About 100 council-owned schemes that supply water for drinking and agricultural use could be sold to users and not included in the Government’s new water services entities, part of its Three Waters Policy.
This is one of 30 recommendations from a Rural Supplies Technical Working Group set up by the Department of Internal Affairs, which also says ownership of these mixed-use schemes could be transferred if they predominantly supply stock or irrigation water and in cases where ownership is unclear.
“This would apply to schemes that are critical to farming and whose users have the capability and resources to operate them without support from councils or water services entities,” the committee report states.
The “tens of thousands” of small privately-owned rural water schemes will remain in private ownership but an unknown number will be subject to water quality regulations from the new regulator Taumata Arowai.
Technical working group chairman Bryan Cadogan says a one-size-fits-all approach does not work for rural water schemes, but that does not mean issues facing water services can be ignored.
The group’s primary consideration was to ensure safer, better and affordable drinking water services are available for all rural New Zealanders than debating the merits of the Three Waters policy.
“We are confident that our recommendations provide a framework for the recognition of the particular interests of our rural communities through the reform process,” Cadogan says.
The possible transfer of scheme ownership to users reflects the primary use of those schemes is for stock water and irrigation.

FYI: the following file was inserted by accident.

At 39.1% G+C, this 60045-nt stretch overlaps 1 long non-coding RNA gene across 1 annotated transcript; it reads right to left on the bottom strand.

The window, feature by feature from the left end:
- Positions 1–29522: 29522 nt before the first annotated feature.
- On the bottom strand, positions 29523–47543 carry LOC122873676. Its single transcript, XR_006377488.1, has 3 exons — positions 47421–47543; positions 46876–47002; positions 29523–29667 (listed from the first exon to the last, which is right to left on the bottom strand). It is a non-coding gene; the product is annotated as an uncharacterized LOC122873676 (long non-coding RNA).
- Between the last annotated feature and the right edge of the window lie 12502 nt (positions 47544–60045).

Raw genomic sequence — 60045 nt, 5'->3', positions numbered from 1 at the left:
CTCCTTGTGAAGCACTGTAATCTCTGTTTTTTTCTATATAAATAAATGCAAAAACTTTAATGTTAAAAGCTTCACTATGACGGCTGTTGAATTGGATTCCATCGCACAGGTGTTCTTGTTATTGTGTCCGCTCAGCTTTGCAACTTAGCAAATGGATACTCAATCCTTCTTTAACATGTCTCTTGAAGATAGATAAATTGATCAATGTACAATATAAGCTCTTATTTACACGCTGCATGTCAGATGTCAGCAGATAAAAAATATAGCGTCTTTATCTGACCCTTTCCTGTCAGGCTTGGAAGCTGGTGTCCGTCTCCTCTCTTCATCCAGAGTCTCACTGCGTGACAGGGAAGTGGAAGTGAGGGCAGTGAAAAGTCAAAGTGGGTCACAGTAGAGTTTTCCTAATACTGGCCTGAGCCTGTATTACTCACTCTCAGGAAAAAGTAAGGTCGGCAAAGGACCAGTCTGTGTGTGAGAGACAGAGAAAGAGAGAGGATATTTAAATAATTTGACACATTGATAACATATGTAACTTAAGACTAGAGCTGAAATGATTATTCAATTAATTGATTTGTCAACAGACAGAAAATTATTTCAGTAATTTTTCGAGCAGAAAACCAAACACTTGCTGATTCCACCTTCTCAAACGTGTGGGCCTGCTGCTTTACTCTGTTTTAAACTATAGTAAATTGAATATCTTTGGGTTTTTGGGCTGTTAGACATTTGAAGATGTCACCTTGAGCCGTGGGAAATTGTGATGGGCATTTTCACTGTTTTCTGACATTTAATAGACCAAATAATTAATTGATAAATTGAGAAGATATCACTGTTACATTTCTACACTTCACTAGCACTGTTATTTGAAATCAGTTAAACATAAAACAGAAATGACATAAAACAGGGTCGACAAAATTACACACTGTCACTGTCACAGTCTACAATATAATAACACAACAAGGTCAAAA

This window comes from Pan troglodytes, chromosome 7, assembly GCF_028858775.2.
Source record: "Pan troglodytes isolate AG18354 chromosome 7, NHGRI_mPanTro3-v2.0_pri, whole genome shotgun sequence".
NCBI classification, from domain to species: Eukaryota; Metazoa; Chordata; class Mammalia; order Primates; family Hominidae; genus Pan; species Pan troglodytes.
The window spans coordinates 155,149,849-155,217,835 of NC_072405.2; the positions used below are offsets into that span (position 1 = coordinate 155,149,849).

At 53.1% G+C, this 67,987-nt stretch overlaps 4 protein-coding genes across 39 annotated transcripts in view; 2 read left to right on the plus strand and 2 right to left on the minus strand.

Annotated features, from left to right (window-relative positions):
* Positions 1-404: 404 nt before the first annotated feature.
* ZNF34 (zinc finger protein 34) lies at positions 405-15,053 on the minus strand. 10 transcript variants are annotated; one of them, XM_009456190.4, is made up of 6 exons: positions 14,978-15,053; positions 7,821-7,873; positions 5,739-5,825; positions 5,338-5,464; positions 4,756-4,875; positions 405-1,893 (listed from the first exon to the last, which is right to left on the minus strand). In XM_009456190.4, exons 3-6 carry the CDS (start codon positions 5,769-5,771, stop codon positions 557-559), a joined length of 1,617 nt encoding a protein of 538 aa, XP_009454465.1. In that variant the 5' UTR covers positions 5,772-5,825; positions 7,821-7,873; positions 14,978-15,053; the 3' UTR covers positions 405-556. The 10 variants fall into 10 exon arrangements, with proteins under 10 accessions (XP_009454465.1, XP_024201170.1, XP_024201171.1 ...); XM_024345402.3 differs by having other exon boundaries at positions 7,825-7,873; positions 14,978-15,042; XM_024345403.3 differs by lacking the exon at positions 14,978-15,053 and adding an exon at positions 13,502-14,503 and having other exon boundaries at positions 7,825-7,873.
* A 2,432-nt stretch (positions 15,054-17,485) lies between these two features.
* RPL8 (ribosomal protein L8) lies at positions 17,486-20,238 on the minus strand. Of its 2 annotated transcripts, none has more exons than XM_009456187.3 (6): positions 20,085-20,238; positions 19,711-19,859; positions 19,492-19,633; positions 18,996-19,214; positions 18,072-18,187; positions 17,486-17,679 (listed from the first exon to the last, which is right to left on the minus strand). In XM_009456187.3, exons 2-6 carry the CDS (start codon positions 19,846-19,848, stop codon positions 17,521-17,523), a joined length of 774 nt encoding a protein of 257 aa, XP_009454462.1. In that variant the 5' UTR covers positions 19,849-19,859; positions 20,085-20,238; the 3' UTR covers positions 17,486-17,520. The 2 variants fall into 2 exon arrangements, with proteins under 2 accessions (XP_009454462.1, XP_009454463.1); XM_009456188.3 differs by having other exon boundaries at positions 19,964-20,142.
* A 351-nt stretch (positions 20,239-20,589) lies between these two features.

“It’s clear that one size does not fit all when it comes to water reforms in our rural communities.”Stuart Crosby
Local Government NZ
“Drinking water provision is an incidental benefit of the supplies,” he says.
“Many are governed, managed and operated as if they were private supplies through the intimate involvement of farmers and other users with long standing family connections with these supplies.”
The group did not consider any cost from the transfer of water scheme ownership, but Cadogan expects many will not involve a financial exchange.
Bill Bayfield, the chief executive of water quality regulator Taumata Arowai, says for some mixed-use schemes 90% of water is used for agriculture but the absence of alternative domestic water sources means users have to tap into those schemes.
The group’s report found that users fear that once scheme ownership is transferred to the Government’s new entities, they will not have input into management and operation nor security of supply especially for agricultural use.
Another concern was the future cost of water.
The group does not want any cross-subsidisation between drinking, wastewater and stormwater systems or from rural to urban schemes.
Privately-owned rural drinking water schemes not captured by reform and not shifted to water service entities will have several years before having to register with regulator Taumata Arowai as a drinking water supplier.
The group acknowledged community concern about complying with new drinking water regulations but says Taumata Arowai is considering “multiple compliance pathways for small and rural supplies” to balance safety and compliance costs.
For example, the health and safety risks of handling chlorine by those who have not done it before may outweigh public health risks.
The report says the number of consumers could be a proxy for calculating any water quality risk.
“While it is acknowledged that there is no ideal approach, the population approach has the fewest issues when considered against alternatives such as distinguishing supplies based on water volume, or number of drinking water services’ connections.”
The report says that if a scheme servicing 25 to 50 people is deemed as small, an estimated 75,000 drinking water suppliers would face lower compliance.
Local Government NZ welcomes the option of community ownership of schemes mostly used for stock or irrigation.
President Stuart Crosby says such a move would be a win for rural communities.
“It’s clear that one size does not fit all when it comes to water reforms in our rural communities.”